Rotterdam to explore U-Space possibilities

Rotterdam, NETHERLANDS – Following hot on the successful wheels of the Hamburg U-Space trials, the Port of Rotterdam in the Netherlands will soon be starting its own pilot project to integrate drone technology into its low airspaces.

The first ever pilot project of its kind to be held in the Netherlands, the trials are set to start sometime in the middle of 2022 and will take two years.

Parties that might provide support were invited to tender earlier today.

In a statement, the Port of Rotterdam Authority say the trials will decide if the port can pursue the integration of drone technology in its airspace.

“Handling manned air traffic is in the safe hands of Air Traffic Control the Netherlands,” the statement read. “Shipping traffic in and around Rotterdam is controlled by the Harbour Master’s Division.

“No such facility, however, is in place for professional drone traffic, which operates in ‘very low-level airspace’. Consequently, the Port of Rotterdam Authority is starting a pilot to find out how and by whom this can be done best and to draw up a proper set of rules for safe traffic in airspace.

“The number of drone flights – for inspections, security, crime detection, and in the not-too-distant future for parcel delivery – is increasing. This positive development is in line with the Port of Rotterdam Authority’s policy to be a clean and smart port. Drones are fast, clean, relatively cheap, and safe, and require little maintenance.

“In the hybrid port of the future, drones will be used in addition to vessels, trains, and trucks for the transport of freight and passengers. It is expected that the first vertiports (areas designed specifically for aircraft landing and taking off vertically) might be tested in Rotterdam in as early as 2024, to be followed two years later by the first commercial flights using flying taxis, albeit with a pilot.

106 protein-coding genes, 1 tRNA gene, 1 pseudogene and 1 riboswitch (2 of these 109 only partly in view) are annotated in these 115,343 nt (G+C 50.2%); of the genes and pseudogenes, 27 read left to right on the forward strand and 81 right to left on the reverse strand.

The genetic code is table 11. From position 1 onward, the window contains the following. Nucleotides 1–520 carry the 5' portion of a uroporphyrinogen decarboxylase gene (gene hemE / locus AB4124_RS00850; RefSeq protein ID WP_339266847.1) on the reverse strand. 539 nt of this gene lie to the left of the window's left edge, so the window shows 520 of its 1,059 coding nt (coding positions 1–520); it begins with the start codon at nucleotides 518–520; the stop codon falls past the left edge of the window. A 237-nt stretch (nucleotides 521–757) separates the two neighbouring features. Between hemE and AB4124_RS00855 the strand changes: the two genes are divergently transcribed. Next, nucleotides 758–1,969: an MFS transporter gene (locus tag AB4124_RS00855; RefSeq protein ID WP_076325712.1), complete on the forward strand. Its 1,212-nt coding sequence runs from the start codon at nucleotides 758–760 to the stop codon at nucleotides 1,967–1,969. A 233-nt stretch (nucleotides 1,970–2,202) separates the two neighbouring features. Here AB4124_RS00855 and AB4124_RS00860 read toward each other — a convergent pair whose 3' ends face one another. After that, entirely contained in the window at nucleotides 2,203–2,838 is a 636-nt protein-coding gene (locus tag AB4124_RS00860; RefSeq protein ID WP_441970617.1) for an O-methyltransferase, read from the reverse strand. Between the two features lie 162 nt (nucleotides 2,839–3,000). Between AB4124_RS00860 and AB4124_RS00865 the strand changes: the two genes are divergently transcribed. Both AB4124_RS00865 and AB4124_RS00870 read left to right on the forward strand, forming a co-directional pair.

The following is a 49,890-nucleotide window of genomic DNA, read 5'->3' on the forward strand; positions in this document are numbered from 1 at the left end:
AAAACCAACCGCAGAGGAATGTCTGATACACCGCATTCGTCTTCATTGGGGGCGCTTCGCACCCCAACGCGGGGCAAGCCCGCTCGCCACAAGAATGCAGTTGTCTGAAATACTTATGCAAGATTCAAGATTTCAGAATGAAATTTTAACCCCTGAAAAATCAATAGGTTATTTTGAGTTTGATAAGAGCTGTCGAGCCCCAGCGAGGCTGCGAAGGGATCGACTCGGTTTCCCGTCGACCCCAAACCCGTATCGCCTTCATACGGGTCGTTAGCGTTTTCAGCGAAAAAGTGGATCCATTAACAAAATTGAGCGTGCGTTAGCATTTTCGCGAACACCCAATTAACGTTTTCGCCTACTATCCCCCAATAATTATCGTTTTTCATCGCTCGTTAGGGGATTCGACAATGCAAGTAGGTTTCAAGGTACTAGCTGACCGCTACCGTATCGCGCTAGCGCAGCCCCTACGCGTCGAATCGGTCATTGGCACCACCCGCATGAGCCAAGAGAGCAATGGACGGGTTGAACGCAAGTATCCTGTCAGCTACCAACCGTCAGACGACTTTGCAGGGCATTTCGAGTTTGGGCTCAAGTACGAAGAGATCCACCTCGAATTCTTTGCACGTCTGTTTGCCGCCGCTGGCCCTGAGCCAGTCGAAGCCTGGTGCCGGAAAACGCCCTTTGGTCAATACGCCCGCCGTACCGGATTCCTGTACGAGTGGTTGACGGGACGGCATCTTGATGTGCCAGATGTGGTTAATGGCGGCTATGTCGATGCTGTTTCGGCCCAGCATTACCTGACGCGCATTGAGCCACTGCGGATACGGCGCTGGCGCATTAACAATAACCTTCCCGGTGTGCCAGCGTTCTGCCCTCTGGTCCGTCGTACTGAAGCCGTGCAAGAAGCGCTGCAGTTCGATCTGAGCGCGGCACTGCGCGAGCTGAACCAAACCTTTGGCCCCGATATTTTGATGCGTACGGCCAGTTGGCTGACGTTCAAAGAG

“Manufacturers are currently developing these drones to carry between two and six passengers.”

If the trials are successful, Rotterdam will join a growing list of European urban areas that are finding ways of inducting commercial drones into their air traffic management systems.

One such trail held at the Hamburg port in Germany was said to be so successful that authorities in the country are considering introducing U-Space projects in more urban areas in the country.

Said the Rotterdam Port Authority; “The port area is only accessible to drone operators with a permit from the Human Environment and Transport Inspectorate. Multiple flights in the same airspace simultaneously will be the rule rather than the exception in the future.

“As safety has the highest priority in the port of Rotterdam and emergency services (e.g. trauma helicopters, police helicopters) are to operate unhindered at all times, the Port Authority has invited companies that offer an Unmanned Traffic Management system to tender.

“This UTM, also known as ‘U-space’, is a system for monitoring drones in the air, verifying whether the drones are allowed to be there, and controlling drone traffic professionally.”

Besides private stakeholders, the Ministries of Defence and Infrastructure & Water Management, as well as the Human Environment and Transport Inspectorate are also involved in the Rotterdam prototype U-Space Airspace.

“The prototype should yield reliable information about the type and amount of work drone airspace control takes, the costs required, and an answer to the question of who will carry out the activities. The ultimate objective is to safeguard airspace safety in the longer term.”


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